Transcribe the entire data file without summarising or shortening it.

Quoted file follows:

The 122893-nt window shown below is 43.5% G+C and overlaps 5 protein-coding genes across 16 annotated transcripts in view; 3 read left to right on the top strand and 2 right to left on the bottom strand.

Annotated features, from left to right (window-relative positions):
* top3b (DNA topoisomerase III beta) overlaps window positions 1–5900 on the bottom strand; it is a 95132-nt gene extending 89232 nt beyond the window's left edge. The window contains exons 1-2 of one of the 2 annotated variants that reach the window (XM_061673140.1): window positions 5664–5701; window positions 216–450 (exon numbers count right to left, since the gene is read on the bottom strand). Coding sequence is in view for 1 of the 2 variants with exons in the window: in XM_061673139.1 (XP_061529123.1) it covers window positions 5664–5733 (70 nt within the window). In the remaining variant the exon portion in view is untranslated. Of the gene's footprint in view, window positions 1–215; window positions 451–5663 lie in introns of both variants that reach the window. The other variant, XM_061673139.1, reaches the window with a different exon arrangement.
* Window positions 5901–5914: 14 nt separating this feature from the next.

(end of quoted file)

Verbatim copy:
The 122893-nt window shown below is 43.5% G+C and overlaps 5 protein-coding genes across 16 annotated transcripts in view; 3 read left to right on the top strand and 2 right to left on the bottom strand.

Annotated features, from left to right (window-relative positions):
* top3b (DNA topoisomerase III beta) overlaps window positions 1–5900 on the bottom strand; it is a 95132-nt gene extending 89232 nt beyond the window's left edge. The window contains exons 1-2 of one of the 2 annotated variants that reach the window (XM_061673140.1): window positions 5664–5701; window positions 216–450 (exon numbers count right to left, since the gene is read on the bottom strand). Coding sequence is in view for 1 of the 2 variants with exons in the window: in XM_061673139.1 (XP_061529123.1) it covers window positions 5664–5733 (70 nt within the window). In the remaining variant the exon portion in view is untranslated. Of the gene's footprint in view, window positions 1–215; window positions 451–5663 lie in introns of both variants that reach the window. The other variant, XM_061673139.1, reaches the window with a different exon arrangement.
* Window positions 5901–5914: 14 nt separating this feature from the next.